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The DanceView Times, New York edition

The Art of Transformation

The Skin I'm In
John Kelly
Joyce Theater
New York, NY
January 6, 2004

by Susan Reiter
copyright © 2004 by Susan Reiter

"If I love something enough, I feel compelled to inhabit it completely," John Kelly stated in a voice-over at the start of his recent program that opened the Joyce's annual Altogether Different series. Physically and vocally, Kelly has inhabited a fascinating array off delicate, beguilingly strange beings over the years. His transformations are carefully wrought and suggest he is not just borrowing the look or mannerisms of these people, but inhabiting their souls.

The Skin I'm In (choreographed, directed and designed by Kelly) revisited several of his creations from the past twenty years, allowing viewers to renew (or make) a brief acquaintance with the opera diva Dagmar Onassis, the eccentric, tormented artist Egon Schiele, the cross-dressing aerialist Barbette, and others. Interspersed with these selections were three vignettes created for this program.

The combined result was a series of refined, vivid moments, but not the kind of all-enveloping theatrical experience one has come to expect from Kelly. It was a bit of a bumpy ride, with abrupt blackouts and hurried on-stage shifting and removal of set pieces. Kelly is usually a master of creating a refined, intense mood, using an array of movement, musical and atmospheric effects. On this occasion, the moods came and went, some more potent than others, and with their impact lessened by the abrupt transitions.

Kelly resurrected some of the imaginative film segments by Anthony Chase that have been so integral to many of his pieces. These proved to be the anchor of the evening. Light Shall Lift Them, Kelly's 1993 tenderly affectionate and at times sweetly hilarious exploration of the phenomenon of Vander Barbette, was represented by the pivotal moment when the hero, responding to an ad for an aerialist, comes to understand that the position is part of a sister act, and that a female performer is required. Lovingly shot in the style of a jerky 1920s silent film, it allows the whole sequence of events to be communicated on the delightfully exaggerated faces of Kelly, Annie Iobst and Lucy Sexton.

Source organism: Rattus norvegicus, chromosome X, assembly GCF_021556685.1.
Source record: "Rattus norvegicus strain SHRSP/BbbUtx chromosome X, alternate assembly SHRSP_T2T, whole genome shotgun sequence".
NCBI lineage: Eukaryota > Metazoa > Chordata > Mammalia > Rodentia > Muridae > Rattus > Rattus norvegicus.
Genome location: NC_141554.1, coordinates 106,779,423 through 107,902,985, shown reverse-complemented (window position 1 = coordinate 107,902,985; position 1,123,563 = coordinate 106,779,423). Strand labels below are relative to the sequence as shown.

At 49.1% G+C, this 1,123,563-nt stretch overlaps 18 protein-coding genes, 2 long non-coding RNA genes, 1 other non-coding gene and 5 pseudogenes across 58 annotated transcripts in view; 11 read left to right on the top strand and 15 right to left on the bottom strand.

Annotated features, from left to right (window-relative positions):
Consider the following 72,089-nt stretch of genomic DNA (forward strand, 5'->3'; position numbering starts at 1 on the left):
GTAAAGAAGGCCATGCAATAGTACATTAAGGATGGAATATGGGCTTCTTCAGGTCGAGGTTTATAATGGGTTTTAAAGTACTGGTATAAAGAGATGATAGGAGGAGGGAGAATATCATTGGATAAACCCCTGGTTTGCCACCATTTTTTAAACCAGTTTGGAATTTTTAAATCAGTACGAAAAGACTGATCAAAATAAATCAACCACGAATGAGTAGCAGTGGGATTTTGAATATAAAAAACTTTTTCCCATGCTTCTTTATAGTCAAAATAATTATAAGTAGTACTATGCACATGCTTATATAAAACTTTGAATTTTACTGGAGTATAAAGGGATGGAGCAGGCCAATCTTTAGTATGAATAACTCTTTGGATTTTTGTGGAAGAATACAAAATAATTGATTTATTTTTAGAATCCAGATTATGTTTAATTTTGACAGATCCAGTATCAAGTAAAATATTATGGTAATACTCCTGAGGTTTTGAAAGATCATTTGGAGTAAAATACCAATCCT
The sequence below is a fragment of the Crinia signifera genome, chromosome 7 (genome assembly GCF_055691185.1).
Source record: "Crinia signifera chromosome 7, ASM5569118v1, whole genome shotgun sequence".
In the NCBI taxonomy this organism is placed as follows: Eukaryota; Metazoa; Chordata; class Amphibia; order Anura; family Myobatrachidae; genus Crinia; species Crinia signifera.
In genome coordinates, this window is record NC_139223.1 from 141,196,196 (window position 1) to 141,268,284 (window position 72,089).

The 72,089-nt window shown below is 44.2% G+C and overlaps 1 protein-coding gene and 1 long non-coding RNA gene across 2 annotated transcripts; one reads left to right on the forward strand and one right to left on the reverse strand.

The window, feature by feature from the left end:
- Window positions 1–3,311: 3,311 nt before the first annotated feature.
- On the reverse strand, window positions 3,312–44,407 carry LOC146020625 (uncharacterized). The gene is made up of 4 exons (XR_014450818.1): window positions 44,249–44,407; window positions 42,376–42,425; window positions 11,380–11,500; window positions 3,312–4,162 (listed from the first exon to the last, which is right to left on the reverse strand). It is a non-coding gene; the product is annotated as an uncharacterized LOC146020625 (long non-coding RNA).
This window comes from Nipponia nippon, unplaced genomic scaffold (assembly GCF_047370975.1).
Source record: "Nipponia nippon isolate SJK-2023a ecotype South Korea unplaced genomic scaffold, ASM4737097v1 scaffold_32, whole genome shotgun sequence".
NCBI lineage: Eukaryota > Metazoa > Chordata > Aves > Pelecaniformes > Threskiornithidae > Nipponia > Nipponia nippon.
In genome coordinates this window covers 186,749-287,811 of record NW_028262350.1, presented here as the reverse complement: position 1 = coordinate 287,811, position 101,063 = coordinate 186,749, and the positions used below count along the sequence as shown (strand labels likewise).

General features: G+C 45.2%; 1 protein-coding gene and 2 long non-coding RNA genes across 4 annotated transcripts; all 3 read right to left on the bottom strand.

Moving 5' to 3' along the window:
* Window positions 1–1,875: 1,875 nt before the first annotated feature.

Because Kelly seems to have such an affinity for figures from the past, it was surprising that when the lights first came up, they revealed a quite contemporary (could it be Fire Island?) beach scene, with two slim shirtless guys in bathing suits lying on towels with a radio nearby. But the soulful romantic in Kelly was nonetheless present; when the radio was switched on, it played Maria Callas singing an aria from La Sonnambula. The seemingly everyday scene, complete with other beachgoers passing through, soon gave way to the theatrical magic created by a rich red, seemingly endless swath of deep red fabric that unfurled to reveal its mysteries.

Also identified as a premiere was Paradise, which borrowed from The Paradise Project, Kelly's 2002 full-evening meditation on Marcel Carne's masterwork Children of Paradise, in which Kelly portrayed a troubled, stymied contemporary artist who frees his imagination by entering the world of the film. This offshoot blended elements from that piece with allusions to the reality of Kelly's experiences working on it: while rehearsing a planed trapeze sequence, he fell and suffered a serious spinal injury.

Kelly surrounded himself with five dancers who were clearly on his imaginative wavelength and as open to transformation as he is. The men proved particularly deft, with David Zurak and Christopher Williams capturing the eerie quirkiness of the "Alter Egons" in the excerpts from Kelly's pungent Pass the Blutwurst, Bitte, in which he again demonstrated how ideally the role of Schiele fits him.

Photo of John Kelly by Phil Knott.

Originally published:
Volume 2, Number 2
January 12, 2004

Copyright ©2004 by Susan Reiter



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The Autumn DanceView is out:

New York City Ballet's Spring 2003 season reviewed by Gia Kourlas

An interview with the Kirov Ballet's Daria Pavlenko by Marc Haegeman

Reviews of San Francisco Ballet (by Rita Felciano) and Paris Opera Ballet (by Carol Pardo)

The ballet tradition at the Metropolitan Opera (by Elaine Machleder)

Reports from London (Jane Simpson) and the Bay Area (Rita Felciano).

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last updated on January 11, 2004